RDI: The Future of Remote Development

/ dev

When we founded Border, we set out to create a company that established the future of work. If you've read our ethos, we feel strongly that remote work will be the future. Employees are happiest when they have the flexibility to balance their work/time with life needs, and also when they feel their employer trusts them to get the job done. This combination of trust and autonomy is a powerful tool to ensure employee happiness and retention—much more than just a higher paycheck.

For remote software development, though, there are a number of hurdles that need to be overcome in order to make for an effective remote developer. Most remote development suffers from two major problems:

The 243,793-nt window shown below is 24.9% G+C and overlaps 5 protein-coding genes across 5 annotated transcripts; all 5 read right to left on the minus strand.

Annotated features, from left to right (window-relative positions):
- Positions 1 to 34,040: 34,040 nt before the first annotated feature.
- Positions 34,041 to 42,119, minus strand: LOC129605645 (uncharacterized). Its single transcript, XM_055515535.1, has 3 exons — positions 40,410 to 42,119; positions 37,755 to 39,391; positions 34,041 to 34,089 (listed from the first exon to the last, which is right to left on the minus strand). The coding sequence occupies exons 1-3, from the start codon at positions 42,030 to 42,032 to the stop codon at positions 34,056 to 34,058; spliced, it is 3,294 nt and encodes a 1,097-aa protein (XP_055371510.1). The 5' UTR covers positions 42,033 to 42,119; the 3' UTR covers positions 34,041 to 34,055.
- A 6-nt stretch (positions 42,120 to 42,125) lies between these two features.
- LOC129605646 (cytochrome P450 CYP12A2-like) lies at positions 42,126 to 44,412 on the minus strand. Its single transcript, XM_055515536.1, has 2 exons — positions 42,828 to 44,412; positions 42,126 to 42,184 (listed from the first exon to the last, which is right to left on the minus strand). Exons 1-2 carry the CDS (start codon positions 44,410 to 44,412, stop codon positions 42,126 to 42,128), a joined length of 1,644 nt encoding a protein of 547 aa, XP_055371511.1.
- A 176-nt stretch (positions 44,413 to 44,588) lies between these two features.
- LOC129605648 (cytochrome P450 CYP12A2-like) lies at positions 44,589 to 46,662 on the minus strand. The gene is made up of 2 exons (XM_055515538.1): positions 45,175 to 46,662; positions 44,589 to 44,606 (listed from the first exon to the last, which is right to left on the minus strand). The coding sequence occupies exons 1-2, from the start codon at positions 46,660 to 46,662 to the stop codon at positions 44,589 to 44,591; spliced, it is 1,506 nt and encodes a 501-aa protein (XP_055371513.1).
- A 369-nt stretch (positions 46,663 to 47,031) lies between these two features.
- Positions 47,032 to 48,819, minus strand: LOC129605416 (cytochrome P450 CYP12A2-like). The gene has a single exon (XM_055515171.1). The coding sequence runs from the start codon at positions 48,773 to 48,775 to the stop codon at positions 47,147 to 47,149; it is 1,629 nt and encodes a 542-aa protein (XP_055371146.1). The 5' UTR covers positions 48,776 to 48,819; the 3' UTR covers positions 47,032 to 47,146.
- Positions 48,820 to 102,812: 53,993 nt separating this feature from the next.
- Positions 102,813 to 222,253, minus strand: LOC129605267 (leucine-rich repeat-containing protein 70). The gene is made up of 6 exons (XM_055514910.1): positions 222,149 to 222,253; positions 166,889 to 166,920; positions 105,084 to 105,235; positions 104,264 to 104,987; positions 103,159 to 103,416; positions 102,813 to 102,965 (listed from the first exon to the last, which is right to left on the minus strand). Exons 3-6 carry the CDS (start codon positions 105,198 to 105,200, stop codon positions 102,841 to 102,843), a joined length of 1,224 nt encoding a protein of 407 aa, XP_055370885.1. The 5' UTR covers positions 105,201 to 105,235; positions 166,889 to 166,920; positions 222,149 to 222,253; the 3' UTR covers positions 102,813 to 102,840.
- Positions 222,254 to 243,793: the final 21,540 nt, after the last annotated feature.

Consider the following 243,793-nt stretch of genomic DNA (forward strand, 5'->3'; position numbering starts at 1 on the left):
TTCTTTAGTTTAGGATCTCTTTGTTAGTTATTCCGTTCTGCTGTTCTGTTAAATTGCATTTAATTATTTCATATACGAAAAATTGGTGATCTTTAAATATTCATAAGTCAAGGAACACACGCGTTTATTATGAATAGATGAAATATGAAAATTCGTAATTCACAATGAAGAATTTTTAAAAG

Performance. The typical remote developer is issued a remote desktop environment on which to perform their work. This is usually a remote Windows machine that is granted access to secure areas of the client's network and provides the necessary development tools. If anyone has used one of these atrocities, they know how slow working with a remote desktop can be. You move your mouse and you watch it move across the screen after a one second delay. Not to mention the fact that they are typically shared resources with low performance specs that make for an extremely unproductive worker. Finally, it's heavily dependent on the client's IT team to configure and maintain these machines, which is an unnecessary burden on the client.

Security. As most developers will tell you, the ideal development environment is a local, high-spec machine that builds and runs the necessary project software. As any enterprise security manager will tell you, this is next to impossible for external parties. Granting access to disparate computers outside of the corporate network with different OS setups, anti-virus policies, and unknown software installed is infeasible. Also, nobody wants to have valuable source code just sitting on different laptops around the world that may be stolen or lost at any time.